• “I don’t love these East Texas pines,” James McMurtry sang in “Angeline.” Climate change doesn’t love them either: “In a troubling new study just out in Nature Climate Change, a group of researchers says that a warming climate could trigger a ‘massive’ dieoff of coniferous trees, such as junipers and piñon pines, in the U.S. southwest sometime this century.”
• “Minorities exploited by Warren Buffett’s mobile-home empire.” Solid reporting from Mike Baker and Daniel Wagner:
The company is controlled by Warren Buffett, one of the world’s richest men, but its methods hardly match Buffett’s honest, folksy image: Clayton systematically pursues unwitting minority homebuyers and baits them into costly subprime loans, many of which are doomed to fail, an investigation by the Seattle Times and BuzzFeed News has found.
Clayton’s predatory practices have damaged minority communities — from rural black enclaves in the Louisiana Delta, across Spanish-speaking swaths of Texas, to Native American reservations in the Southwest. Many customers end up losing their homes, thousands of dollars in down payments, or even land they’d owned outright.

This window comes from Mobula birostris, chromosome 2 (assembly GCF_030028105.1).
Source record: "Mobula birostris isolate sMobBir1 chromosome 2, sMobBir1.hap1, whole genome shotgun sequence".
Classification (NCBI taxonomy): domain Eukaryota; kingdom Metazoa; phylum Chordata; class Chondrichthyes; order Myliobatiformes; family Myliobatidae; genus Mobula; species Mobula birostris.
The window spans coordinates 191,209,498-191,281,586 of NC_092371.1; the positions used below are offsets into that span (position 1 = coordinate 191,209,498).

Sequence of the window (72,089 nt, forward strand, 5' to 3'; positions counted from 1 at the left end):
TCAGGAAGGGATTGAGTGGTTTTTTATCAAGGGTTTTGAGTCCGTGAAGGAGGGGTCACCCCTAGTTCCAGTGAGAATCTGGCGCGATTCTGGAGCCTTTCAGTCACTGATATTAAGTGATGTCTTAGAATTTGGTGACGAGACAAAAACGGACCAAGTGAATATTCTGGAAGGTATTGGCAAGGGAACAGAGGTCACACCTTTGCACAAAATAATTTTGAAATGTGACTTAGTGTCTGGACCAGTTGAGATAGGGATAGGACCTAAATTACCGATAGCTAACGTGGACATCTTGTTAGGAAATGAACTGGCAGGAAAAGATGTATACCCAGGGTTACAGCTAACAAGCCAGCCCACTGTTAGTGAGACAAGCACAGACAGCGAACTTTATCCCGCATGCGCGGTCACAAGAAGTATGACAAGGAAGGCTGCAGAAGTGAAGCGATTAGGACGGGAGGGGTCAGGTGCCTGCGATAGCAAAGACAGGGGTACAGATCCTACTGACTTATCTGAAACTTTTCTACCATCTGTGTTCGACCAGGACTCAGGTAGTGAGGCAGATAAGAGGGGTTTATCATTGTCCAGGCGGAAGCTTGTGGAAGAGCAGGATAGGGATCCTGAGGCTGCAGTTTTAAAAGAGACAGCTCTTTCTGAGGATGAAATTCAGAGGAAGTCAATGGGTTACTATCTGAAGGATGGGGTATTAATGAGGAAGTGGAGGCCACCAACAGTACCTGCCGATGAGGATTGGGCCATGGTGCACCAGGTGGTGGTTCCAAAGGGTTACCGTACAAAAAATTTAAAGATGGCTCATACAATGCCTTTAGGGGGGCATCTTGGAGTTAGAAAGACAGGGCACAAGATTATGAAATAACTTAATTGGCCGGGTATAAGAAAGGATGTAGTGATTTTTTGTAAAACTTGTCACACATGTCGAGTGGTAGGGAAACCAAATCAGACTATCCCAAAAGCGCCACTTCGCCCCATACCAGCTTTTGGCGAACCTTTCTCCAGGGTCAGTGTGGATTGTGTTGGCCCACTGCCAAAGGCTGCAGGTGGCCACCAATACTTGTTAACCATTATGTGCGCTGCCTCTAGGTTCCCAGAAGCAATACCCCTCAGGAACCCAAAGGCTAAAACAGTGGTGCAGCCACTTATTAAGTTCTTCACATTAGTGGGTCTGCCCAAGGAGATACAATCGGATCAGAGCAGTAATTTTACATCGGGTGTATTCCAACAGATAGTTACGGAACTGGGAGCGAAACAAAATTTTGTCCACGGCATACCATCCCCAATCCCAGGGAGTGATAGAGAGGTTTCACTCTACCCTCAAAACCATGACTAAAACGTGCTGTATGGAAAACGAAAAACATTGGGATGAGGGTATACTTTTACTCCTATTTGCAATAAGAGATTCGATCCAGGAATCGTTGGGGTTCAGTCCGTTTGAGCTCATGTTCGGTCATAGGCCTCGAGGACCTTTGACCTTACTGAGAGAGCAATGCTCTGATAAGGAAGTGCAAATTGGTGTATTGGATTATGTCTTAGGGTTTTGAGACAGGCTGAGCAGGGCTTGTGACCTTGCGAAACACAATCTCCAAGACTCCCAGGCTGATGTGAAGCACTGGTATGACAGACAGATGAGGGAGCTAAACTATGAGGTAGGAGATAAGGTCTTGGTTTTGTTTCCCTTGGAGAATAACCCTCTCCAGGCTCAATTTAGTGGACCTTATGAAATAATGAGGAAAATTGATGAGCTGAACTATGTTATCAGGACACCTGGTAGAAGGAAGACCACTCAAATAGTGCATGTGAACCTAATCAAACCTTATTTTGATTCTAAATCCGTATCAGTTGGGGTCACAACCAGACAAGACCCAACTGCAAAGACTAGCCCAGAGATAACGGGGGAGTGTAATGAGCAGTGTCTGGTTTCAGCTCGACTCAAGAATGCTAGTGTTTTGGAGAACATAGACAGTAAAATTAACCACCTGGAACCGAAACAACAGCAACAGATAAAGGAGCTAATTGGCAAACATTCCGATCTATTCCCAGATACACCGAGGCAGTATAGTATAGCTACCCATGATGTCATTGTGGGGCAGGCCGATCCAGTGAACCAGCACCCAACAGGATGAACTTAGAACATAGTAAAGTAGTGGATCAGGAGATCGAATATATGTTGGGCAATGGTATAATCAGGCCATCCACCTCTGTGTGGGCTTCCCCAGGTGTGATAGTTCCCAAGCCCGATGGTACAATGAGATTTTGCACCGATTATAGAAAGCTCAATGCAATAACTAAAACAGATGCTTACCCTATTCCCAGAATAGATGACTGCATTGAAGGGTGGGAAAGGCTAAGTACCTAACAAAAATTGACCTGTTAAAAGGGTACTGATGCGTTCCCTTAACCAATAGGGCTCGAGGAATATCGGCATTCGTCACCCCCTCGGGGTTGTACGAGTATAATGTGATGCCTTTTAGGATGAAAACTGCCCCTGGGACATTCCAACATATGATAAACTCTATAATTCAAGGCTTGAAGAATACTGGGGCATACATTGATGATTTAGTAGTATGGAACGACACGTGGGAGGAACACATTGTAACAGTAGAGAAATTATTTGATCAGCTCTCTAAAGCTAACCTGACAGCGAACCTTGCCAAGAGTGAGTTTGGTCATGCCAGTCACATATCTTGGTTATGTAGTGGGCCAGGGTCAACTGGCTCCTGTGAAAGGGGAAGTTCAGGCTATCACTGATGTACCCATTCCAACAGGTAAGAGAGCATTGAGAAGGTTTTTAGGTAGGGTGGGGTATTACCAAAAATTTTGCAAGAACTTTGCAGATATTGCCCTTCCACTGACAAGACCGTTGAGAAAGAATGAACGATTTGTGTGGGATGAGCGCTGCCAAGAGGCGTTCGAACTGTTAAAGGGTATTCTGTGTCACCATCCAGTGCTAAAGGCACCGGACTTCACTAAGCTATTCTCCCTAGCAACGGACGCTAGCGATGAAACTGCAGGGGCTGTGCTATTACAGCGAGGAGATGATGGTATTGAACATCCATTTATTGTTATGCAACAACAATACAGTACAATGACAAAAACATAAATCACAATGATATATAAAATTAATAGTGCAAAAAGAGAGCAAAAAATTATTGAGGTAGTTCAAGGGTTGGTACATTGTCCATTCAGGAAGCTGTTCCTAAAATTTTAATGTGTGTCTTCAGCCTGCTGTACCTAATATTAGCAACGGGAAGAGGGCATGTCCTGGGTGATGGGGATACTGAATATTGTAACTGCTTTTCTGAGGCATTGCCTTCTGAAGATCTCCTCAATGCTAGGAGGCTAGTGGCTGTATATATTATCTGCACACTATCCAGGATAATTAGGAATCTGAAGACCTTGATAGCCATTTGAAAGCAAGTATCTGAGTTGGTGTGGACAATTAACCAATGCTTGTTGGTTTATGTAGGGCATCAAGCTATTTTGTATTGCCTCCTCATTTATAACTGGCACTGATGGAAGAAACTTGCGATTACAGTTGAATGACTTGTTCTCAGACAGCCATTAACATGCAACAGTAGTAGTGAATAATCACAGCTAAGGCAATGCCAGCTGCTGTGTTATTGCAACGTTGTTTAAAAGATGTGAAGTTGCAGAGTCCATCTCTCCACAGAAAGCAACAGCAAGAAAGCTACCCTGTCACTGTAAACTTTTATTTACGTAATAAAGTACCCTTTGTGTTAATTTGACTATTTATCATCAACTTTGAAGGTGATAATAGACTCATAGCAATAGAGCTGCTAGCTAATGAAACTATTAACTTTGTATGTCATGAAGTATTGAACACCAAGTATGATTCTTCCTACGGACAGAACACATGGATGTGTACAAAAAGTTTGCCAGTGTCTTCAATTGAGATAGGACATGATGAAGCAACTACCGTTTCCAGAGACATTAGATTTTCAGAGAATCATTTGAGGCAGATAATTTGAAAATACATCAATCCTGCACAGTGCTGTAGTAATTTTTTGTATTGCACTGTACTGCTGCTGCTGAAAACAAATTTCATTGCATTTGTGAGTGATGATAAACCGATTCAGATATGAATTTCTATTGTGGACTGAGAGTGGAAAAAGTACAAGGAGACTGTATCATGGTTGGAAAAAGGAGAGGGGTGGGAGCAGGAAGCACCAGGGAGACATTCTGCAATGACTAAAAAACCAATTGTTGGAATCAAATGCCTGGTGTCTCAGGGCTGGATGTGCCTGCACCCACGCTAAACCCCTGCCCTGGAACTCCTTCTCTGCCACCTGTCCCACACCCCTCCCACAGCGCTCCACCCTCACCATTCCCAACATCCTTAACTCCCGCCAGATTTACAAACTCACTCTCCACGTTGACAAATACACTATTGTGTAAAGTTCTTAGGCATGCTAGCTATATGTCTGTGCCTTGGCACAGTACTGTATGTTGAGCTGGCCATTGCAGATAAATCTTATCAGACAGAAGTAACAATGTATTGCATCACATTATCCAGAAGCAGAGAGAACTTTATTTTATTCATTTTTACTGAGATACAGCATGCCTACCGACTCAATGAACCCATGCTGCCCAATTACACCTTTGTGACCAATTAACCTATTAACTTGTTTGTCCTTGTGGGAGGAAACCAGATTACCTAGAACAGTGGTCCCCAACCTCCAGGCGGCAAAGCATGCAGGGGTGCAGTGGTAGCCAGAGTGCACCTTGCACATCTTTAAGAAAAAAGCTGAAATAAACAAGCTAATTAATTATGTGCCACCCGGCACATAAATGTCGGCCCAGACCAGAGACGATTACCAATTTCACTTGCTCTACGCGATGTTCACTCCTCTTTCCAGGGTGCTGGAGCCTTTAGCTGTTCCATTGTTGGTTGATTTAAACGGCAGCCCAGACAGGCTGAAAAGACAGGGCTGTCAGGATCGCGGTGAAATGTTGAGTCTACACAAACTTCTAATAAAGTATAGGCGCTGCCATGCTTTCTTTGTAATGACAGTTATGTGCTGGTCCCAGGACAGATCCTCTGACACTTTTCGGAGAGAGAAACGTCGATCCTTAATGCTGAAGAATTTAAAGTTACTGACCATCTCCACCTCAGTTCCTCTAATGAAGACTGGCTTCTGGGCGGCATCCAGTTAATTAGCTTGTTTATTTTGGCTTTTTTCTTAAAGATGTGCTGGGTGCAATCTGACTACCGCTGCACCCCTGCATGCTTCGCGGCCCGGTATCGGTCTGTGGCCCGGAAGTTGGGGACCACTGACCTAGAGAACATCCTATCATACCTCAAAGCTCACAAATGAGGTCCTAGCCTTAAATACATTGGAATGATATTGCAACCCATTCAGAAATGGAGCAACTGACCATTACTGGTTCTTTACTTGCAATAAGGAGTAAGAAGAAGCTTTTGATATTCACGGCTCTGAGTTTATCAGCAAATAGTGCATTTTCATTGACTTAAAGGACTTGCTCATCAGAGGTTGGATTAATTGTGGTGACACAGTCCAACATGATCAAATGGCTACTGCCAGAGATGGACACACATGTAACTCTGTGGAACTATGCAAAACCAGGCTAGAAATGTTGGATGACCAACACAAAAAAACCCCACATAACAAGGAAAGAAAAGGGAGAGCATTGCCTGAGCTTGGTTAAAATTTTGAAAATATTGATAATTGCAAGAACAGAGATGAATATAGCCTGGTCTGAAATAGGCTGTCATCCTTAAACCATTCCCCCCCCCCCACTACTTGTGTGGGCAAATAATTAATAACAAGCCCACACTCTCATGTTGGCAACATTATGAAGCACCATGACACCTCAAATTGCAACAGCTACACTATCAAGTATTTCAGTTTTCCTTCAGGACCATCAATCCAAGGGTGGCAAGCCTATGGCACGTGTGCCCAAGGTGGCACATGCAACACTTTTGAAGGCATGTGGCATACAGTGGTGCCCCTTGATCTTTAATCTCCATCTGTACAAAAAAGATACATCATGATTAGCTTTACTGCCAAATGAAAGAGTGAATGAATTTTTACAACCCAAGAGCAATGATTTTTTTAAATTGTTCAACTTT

• “It’s a fantastic theory. Literally.” The theory in question involves the Nephilim and Neanderthals.
• The Englewood Review of Books helps us through the dark days of late December with their annual collection of Worst Christian Book Covers. (I thought I made a strong bid for this list with the hideous clip-art adorning Long March of the Koalas, but alas, I didn’t make the cut — not when I was up against books like Ressurection.)
• Frank Moraes reminds us of the December 29, 1975 bomb blast that killed 11 people at LaGuardia Airport: “In 1975, a deadly bombing was a terrible thing. But it wasn’t cause to change our very way of life.”
That goes along well with a C.S. Lewis passage AZspot highlighted recently, from an essay “On Living in the Atomic Age”:
The first action to be taken is to pull ourselves together. If we are all going to be destroyed by an atomic bomb, let that bomb when it comes find us doing sensible and human things — praying, working, teaching, reading, listening to music, bathing the children, playing tennis, chatting to our friends over a pint and a game of darts — not huddled together like frightened sheep and thinking about bombs. They may break our bodies (a microbe can do that) but they need not dominate our minds.
• “Dear Donald Trump,” Anand Giridharadas tweeted, “I’m at a Muslim wedding in a Christian church in NYC, and everyone is dancing to salsa. America already is great.”
Related: Anne Laurie shared this video from the future. I don’t know what the Bhangra and Scottish dancers call this piece, but I like to think of it as “Donald Trump’s Nightmare.”